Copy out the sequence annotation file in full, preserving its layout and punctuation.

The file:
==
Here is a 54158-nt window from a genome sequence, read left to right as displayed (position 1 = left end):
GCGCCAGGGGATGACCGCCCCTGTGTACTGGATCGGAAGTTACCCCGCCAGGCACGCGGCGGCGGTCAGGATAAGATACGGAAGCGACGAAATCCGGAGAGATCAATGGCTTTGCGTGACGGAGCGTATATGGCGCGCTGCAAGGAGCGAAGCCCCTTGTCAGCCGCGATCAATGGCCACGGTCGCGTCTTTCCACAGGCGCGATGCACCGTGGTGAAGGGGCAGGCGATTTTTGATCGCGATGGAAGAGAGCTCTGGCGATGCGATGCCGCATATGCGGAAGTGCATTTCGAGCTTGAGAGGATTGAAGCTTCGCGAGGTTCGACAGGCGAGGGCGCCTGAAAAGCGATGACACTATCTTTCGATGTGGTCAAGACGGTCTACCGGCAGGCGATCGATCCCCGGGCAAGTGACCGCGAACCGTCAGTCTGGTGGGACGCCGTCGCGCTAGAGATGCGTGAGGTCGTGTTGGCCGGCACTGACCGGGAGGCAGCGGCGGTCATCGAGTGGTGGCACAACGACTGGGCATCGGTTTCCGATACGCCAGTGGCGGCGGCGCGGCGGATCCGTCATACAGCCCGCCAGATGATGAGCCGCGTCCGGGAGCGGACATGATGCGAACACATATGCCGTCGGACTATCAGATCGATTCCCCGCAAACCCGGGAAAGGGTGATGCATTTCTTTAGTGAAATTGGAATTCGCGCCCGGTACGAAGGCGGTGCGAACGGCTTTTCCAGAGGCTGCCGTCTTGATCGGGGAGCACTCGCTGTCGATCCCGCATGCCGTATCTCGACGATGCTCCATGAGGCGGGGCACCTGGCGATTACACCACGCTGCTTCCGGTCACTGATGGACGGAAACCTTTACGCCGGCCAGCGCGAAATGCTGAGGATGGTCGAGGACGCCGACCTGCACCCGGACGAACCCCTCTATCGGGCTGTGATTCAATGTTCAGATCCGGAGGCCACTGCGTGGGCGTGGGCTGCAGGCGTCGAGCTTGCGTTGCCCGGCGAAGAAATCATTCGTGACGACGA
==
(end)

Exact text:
Here is a 54158-nt window from a genome sequence, read left to right as displayed (position 1 = left end):
GCGCCAGGGGATGACCGCCCCTGTGTACTGGATCGGAAGTTACCCCGCCAGGCACGCGGCGGCGGTCAGGATAAGATACGGAAGCGACGAAATCCGGAGAGATCAATGGCTTTGCGTGACGGAGCGTATATGGCGCGCTGCAAGGAGCGAAGCCCCTTGTCAGCCGCGATCAATGGCCACGGTCGCGTCTTTCCACAGGCGCGATGCACCGTGGTGAAGGGGCAGGCGATTTTTGATCGCGATGGAAGAGAGCTCTGGCGATGCGATGCCGCATATGCGGAAGTGCATTTCGAGCTTGAGAGGATTGAAGCTTCGCGAGGTTCGACAGGCGAGGGCGCCTGAAAAGCGATGACACTATCTTTCGATGTGGTCAAGACGGTCTACCGGCAGGCGATCGATCCCCGGGCAAGTGACCGCGAACCGTCAGTCTGGTGGGACGCCGTCGCGCTAGAGATGCGTGAGGTCGTGTTGGCCGGCACTGACCGGGAGGCAGCGGCGGTCATCGAGTGGTGGCACAACGACTGGGCATCGGTTTCCGATACGCCAGTGGCGGCGGCGCGGCGGATCCGTCATACAGCCCGCCAGATGATGAGCCGCGTCCGGGAGCGGACATGATGCGAACACATATGCCGTCGGACTATCAGATCGATTCCCCGCAAACCCGGGAAAGGGTGATGCATTTCTTTAGTGAAATTGGAATTCGCGCCCGGTACGAAGGCGGTGCGAACGGCTTTTCCAGAGGCTGCCGTCTTGATCGGGGAGCACTCGCTGTCGATCCCGCATGCCGTATCTCGACGATGCTCCATGAGGCGGGGCACCTGGCGATTACACCACGCTGCTTCCGGTCACTGATGGACGGAAACCTTTACGCCGGCCAGCGCGAAATGCTGAGGATGGTCGAGGACGCCGACCTGCACCCGGACGAACCCCTCTATCGGGCTGTGATTCAATGTTCAGATCCGGAGGCCACTGCGTGGGCGTGGGCTGCAGGCGTCGAGCTTGCGTTGCCCGGCGAAGAAATCATTCGTGACGACGA